This term in Digital technologies, 7B was assigned with the task of creating a Driving Base using Lego Spike to win a race to the finish line. Out of multiple strategies such as using force to knockout others or trying to use code to increase speed, one strategy was different from the rest and it won the race. Here is how.
My first strategy was to remove unnecessary parts from the driving base, so it didn’t have to carry much weight. However, this only improved the speed by a fraction and most likely wouldn’t win the race. So along with weight reduction, I used gear ratios to further improve the speed.
I put a 36-tooth gear on the motor spinning a 12-tooth gear attached to the wheel. This created a 12:36 or simplified 1:3 gear ratio causing the wheel to triple in speed. For example, a small gear with 10 teeth and a large gear with 20 teeth would make a gear ratio of 1:2 which when the large gear is turned, the small gear will double in speed.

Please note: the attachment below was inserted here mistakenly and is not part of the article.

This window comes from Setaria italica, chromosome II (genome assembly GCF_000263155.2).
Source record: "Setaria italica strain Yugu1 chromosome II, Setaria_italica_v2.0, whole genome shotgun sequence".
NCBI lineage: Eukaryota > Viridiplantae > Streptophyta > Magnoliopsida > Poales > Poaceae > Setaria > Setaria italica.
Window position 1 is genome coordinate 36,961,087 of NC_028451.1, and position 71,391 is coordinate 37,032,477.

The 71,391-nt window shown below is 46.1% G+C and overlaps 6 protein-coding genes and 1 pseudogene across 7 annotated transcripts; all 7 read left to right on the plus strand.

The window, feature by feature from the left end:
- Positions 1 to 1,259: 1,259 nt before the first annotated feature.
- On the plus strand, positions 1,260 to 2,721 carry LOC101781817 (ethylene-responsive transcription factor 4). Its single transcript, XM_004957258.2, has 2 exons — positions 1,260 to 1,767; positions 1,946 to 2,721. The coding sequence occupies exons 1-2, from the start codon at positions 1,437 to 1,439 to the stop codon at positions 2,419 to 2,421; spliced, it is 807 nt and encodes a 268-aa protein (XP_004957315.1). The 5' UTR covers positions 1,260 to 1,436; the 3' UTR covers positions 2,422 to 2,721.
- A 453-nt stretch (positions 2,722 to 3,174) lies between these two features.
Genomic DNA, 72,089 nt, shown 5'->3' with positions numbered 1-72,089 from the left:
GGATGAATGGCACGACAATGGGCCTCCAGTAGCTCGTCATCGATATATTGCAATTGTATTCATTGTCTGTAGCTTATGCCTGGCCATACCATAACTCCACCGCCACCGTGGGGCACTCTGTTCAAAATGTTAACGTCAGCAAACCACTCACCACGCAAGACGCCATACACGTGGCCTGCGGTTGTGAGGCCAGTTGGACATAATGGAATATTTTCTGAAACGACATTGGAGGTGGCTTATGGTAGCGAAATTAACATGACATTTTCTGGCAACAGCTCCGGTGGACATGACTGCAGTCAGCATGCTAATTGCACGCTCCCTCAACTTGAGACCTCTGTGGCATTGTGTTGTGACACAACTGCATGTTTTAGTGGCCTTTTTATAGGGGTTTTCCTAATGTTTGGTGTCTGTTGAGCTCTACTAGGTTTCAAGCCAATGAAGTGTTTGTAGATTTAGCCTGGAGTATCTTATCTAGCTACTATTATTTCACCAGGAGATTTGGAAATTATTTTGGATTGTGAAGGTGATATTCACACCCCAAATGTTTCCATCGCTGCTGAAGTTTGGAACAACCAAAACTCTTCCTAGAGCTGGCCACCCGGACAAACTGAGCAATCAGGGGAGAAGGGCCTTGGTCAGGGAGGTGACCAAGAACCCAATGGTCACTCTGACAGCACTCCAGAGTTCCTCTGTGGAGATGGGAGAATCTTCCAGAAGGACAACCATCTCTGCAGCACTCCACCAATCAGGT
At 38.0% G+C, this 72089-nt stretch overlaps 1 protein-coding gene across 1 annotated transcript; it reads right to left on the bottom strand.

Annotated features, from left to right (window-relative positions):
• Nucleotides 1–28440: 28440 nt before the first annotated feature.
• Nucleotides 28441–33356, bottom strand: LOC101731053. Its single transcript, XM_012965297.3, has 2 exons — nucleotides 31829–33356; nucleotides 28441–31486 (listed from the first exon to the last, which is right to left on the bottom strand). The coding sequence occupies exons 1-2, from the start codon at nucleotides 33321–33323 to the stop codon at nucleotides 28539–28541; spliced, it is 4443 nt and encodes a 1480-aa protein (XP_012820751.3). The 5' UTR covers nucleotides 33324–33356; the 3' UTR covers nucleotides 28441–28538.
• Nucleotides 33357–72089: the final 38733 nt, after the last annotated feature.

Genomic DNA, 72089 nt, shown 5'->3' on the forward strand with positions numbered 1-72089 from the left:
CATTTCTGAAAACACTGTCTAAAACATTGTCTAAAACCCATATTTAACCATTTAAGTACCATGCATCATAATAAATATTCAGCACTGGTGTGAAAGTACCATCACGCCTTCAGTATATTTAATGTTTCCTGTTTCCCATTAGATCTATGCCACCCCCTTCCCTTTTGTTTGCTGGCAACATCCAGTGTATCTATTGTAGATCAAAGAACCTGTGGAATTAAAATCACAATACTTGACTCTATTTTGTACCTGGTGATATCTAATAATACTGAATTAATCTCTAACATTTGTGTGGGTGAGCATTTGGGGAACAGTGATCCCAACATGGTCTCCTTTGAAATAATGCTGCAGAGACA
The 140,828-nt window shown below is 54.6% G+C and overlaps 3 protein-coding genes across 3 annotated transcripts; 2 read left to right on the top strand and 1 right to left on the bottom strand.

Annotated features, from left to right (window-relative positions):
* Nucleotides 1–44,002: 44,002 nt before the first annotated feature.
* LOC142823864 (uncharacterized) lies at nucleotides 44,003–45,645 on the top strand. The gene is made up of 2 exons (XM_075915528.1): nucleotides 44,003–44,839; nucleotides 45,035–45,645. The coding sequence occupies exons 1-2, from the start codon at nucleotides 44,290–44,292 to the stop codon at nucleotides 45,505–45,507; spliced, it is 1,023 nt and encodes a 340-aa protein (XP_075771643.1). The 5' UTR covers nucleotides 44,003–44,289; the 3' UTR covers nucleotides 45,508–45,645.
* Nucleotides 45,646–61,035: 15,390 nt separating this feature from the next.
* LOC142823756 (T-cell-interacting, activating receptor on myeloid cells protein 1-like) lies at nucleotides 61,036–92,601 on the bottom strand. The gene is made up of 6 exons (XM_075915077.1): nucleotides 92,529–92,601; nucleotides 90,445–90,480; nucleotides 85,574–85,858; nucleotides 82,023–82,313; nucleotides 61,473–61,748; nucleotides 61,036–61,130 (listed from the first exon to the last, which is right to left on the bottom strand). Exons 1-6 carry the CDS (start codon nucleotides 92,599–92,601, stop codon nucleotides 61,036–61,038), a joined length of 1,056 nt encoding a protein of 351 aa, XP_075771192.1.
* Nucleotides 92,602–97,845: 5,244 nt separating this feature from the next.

These engineering innovations resulted in the Driving Base reaching the finish line while the rest only just reached halfway. Multiple Driving Bases tried to use force to knockout the other robots and stop them from winning, but no one could beat my Driving Base!
We all have the hands to slap a mosquito, but if you don’t have the speed, you’ll just end up with an itchy lump on your arm.
Evert Eykman, 7B